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Fiat Bravo 1.6 MultiJet 105 Dynamic Eco

Click to view picture galleryFiat face up to the Bravo New World
  by launching three fresh additions to
  their five-door, mid-sized C-segment
  Bravo range. Buyers now get a
  choice of new 1.6 Multijet and Eco
  models along with a five-year
  warranty offer and a ‘money-back-if-
  not-satisfied
guarantee...”

FIAT IS INVESTING MILLIONS in the brand with new technologies and model ranges, and the quality is now getting much better. As far as their Bravo range — launched last June (2007) — is concerned, there are three new variants in the line-up. And that's in addition to the Bravo's already improved appeal — Fiat UK recently introduced a five-year warranty offer and a 'money-back-if-not-satisfied' guarantee. To date, they've not had a single Bravo returned.

The three new additions to the Bravo range are two 1.6-litre MultiJet diesel engines (105 and 120bhp) and a 295 Eco pack option consisting of taller fifth and sixth gear ratios and low resistance tyres for the 105bhp Active and Dynamic models. Fiat expect that customers keen to reduce running costs will mean that 50 per cent of buyers opting for the new 1.6 MultiJet engine will also choose the 105bhp Eco variant. Of the remainder, they expect 20 per cent to buy the standard 105bhp unit and 30 per cent to go for the 120bhp engine option.

Fiat UK says the three new additions to the Fiat Bravo range now means that they are the 'greenest' manufacturer in Europe — the average CO2 emissions for their entire model range is 137.3g/km. The latest 1.6-litre MultiJet 105 and 120bhp turbodiesel engines, the Eco model option and other technology being introduced by Fiat puts its cars in the lowest pollution bands. Impending changes to the VED rates in the UK will make them particularly attractive to financially-stressed and highly-taxed motorists. For the record, the Eco pack slips the Bravo under 120g/km, so the Vehicle Excise Duty is a very affordable 35.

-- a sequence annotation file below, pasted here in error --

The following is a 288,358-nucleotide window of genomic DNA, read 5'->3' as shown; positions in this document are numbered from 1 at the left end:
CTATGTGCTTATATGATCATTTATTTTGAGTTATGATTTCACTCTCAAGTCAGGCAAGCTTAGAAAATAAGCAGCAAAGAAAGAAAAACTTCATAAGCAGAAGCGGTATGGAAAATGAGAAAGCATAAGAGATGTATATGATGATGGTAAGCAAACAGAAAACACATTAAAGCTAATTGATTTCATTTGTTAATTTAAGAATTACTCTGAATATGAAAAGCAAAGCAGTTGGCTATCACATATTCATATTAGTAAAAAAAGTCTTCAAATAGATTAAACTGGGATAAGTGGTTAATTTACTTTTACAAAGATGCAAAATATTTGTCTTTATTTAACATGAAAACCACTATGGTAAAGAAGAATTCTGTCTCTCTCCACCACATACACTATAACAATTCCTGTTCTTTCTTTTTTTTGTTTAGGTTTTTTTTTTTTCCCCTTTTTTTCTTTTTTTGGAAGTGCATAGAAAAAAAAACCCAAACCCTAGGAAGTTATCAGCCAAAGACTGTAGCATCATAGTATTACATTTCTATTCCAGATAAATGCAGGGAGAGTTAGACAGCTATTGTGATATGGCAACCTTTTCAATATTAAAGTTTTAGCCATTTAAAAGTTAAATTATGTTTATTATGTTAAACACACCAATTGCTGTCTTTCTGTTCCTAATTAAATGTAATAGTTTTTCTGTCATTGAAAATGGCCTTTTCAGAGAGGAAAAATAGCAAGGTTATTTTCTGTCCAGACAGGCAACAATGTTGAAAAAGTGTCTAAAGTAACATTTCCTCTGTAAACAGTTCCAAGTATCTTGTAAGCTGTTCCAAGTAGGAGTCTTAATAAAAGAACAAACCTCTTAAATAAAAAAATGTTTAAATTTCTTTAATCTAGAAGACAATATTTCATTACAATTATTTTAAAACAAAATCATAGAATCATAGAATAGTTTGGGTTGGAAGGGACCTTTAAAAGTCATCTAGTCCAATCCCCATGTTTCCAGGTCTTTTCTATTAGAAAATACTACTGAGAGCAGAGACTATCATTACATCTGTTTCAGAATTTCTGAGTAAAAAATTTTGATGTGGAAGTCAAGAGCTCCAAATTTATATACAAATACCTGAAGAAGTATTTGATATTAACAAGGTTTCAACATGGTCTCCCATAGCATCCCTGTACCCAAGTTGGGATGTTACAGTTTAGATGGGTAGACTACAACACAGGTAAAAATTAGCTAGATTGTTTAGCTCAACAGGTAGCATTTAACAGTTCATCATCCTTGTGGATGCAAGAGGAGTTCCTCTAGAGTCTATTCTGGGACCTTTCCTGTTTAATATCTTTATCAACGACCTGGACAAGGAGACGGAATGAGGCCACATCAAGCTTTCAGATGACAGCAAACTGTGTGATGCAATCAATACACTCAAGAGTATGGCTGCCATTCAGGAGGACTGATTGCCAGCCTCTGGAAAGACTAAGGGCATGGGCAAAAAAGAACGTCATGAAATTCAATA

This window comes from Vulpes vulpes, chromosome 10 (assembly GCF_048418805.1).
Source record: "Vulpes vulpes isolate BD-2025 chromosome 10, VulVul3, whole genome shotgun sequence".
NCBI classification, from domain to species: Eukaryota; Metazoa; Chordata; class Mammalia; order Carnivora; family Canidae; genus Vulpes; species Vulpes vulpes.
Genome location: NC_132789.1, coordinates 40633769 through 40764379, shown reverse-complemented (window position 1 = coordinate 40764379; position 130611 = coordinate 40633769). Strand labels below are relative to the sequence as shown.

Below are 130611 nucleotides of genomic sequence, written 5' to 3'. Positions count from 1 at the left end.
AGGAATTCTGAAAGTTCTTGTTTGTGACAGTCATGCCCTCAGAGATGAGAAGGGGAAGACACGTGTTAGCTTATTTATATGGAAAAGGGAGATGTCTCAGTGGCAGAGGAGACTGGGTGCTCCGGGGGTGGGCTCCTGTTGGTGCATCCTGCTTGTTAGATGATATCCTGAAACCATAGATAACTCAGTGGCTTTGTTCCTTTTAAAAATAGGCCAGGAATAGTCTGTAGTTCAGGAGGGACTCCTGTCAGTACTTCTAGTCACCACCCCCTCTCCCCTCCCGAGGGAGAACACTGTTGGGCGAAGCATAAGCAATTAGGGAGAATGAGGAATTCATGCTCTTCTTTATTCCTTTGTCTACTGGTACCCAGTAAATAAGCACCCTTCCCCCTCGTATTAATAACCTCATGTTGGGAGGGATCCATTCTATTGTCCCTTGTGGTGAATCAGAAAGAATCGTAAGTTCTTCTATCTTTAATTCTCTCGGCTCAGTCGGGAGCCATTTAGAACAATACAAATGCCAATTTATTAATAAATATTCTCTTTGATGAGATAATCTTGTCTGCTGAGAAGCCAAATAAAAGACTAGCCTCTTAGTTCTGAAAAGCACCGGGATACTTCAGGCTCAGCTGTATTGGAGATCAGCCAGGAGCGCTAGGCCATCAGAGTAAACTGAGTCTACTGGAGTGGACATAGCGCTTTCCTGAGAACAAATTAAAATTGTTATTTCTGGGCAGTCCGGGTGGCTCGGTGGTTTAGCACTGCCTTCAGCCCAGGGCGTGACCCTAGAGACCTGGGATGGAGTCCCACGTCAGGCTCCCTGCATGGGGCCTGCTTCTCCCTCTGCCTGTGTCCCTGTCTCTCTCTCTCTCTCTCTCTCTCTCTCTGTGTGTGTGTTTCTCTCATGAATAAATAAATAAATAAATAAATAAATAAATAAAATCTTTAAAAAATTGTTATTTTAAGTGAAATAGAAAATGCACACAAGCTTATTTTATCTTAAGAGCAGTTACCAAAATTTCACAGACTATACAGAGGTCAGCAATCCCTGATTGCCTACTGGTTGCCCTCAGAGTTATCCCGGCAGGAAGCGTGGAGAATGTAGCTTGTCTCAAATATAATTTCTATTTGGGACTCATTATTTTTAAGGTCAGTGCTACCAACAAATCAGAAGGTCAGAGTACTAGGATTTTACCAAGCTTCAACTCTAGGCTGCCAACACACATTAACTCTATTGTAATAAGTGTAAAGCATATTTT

The Bravo range in Britain is now extended to 17 models priced between 10,995 and 16,355 with five trim levels. The Bravo range is a C-segment (Ford Focus size) five-door hatchback. The new diesel engines are turbocharged to give exceptional performance for their size, and come with manual six-speed gearboxes to improve economy and, at the same time, reduce noise.

The tuning of these engines also ensures they can produce greater mid-range pulling power which does away with the necessity for frequent fuel-sapping gear changes — together these individual elements result in an improvement of eight per cent in fuel efficiency as well as lower pollution — and lower VED rates.

The five trim levels (Bravo, Active, Active-Sport, Dynamic and Sport) and the new engines bring the power units available to six after the Bravo was launched last year with 150bhp 1.9 MultiJet and petrol 1.4 T-Jet units developing 90, 120 and 150bhp.

With the Eco pack the new 1.6-litre MultiJet 105bhp diesel unit has average fuel consumption close to 63mpg compared to almost 58mpg in the 'normal' 105bhp version and the 120bhp derivative. Top speed and 0-62mph for both 105bhp units (standard and Eco) is 116mph and 11.3 seconds, while the 120bhp model exceeds 120mph and is almost a second quicker from standstill. The figures bear out Fiat's assertion that the Eco changes really make a difference to the fuel consumption without hindering performance.